Getting the DBID and Incarnation from the RMAN Catalog

Using the RMAN catalog is an option. There is a long discussion between DBAs on whether should you use the catalog or not.

But because I like (a lot) the RMAN catalog and I generally use it, I assume that most of you do it 😉

When you want to restore from the RMAN catalog, you need to get the DBID of the database you want to restore and, sometimes, also the incarnation key.

The DBID is used to identify the database you want to restore. The DBID is different for every newly created / duplicated database, but beware that if you duplicate your database manually (using restore/recover), you actually need to change your DBID using the nid tool, otherwise you will end up by having more than one database registered in the catalog with the very same DBID. This is evil! The DB_NAME is also something that you may want to make sure is unique within your database farm.

The Incarnation Key changes whenever you do an “open resetlogs”, following for example a flashback database, an incomplete recovery, or just a “open resetlogs” without any specific need.

2016-02-15 09_43_34-Sametime Appshare Highlighter

In the image, you can see that you may want to restore to a point in time after the open resetlogs (blue incarnation) or before it (red incarnation). Depending on which one you need to restore, you may need to use the command RESET DATABASE TO INCARNATION.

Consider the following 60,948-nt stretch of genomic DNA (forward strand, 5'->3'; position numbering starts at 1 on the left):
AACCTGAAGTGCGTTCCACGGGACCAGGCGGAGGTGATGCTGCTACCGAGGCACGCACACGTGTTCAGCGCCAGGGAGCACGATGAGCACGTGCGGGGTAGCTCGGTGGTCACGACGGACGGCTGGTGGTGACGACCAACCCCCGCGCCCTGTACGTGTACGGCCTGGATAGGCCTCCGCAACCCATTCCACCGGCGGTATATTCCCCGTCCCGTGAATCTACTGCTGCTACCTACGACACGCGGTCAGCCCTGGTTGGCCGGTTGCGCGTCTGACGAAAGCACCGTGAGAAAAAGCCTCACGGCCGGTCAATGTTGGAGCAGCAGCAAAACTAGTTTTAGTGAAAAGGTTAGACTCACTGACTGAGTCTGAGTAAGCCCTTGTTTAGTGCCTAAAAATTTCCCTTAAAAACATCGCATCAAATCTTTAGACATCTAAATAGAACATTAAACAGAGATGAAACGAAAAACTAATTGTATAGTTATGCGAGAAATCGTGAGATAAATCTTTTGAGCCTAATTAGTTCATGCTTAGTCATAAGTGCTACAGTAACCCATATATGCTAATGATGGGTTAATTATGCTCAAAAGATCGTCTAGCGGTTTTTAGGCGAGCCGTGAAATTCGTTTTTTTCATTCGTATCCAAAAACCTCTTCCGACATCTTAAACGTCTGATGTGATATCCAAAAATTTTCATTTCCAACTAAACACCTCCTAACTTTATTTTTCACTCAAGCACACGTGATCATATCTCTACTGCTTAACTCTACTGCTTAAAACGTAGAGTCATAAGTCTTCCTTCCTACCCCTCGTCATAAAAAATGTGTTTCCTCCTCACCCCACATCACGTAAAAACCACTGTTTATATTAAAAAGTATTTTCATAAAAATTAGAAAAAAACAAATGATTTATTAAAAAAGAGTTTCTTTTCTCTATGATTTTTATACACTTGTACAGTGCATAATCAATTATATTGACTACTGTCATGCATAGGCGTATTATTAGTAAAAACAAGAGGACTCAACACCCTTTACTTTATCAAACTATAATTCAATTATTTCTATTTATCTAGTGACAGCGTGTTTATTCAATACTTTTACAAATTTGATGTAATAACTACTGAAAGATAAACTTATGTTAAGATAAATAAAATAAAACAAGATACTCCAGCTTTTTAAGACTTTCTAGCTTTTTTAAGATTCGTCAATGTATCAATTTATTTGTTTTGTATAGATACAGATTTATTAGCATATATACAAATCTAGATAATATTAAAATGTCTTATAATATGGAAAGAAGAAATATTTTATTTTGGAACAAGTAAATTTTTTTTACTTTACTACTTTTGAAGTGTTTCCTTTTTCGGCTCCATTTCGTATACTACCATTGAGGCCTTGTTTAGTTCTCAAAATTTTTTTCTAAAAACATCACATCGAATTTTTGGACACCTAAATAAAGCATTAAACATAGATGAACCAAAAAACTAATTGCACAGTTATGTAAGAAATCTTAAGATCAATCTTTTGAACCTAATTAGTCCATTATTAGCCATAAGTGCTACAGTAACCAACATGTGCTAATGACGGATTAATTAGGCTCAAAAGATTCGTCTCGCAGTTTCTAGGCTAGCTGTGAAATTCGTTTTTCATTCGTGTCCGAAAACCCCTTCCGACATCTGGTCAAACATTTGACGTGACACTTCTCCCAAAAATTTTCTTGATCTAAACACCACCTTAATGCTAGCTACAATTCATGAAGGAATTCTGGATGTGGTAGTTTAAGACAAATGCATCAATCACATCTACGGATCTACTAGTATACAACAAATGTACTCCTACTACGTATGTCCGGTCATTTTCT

https://docs.oracle.com/database/121/RCMRF/rcmsynta2007.htm#RCMRF148

If you have a dynamic and big environment, you probably script your restores procedures, that’s why getting the DBID and incarnation key using the RMAN commands may be more complex than just querying the catalog using sqlplus.

How do I get the history of my database incarnations?

You can get it easily for all your databases using the handy hierarchical queries on the RMAN catalog (db names and ids are obfuscated for obvious reasons):

What about getting the correct DBID/DBINC_KEY pair for a specific database/time?

You can get the time windows for each incarnation using the lead() analytical function:

With this query, you can see that every incarnation has a reset time and a “next reset time”.

It’s easy then to get exactly what you need by adding a couple of where clauses:

So, if I need to restore the database 1465419F until time 2016-01-20 00:00:00, i need to set DBID=1048383773 and reset the database to incarnation 1256014297.

Cheers

Ludo

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Ludovico

Oracle ACE Director and Computing Engineer at CERN
Ludovico is an Oracle ACE Director, frequent speaker and community contributor, working as Computing Engineer at CERN, the European Organization for Nuclear Research, in Switzerland.

3 thoughts on “Getting the DBID and Incarnation from the RMAN Catalog

  1. Pingback: Getting the DBID and Incarnation from the RMAN Catalog - Ludovico Caldara - Blogs - triBLOG

  2. Nice Post. I know is and old thread but i want to know if Is it possible to recover a database after open resetlogs, resetting previuos incarnation, restore db, recover after open resetlogs (5 horas) and the switch to current incarnation and continue recovering ?

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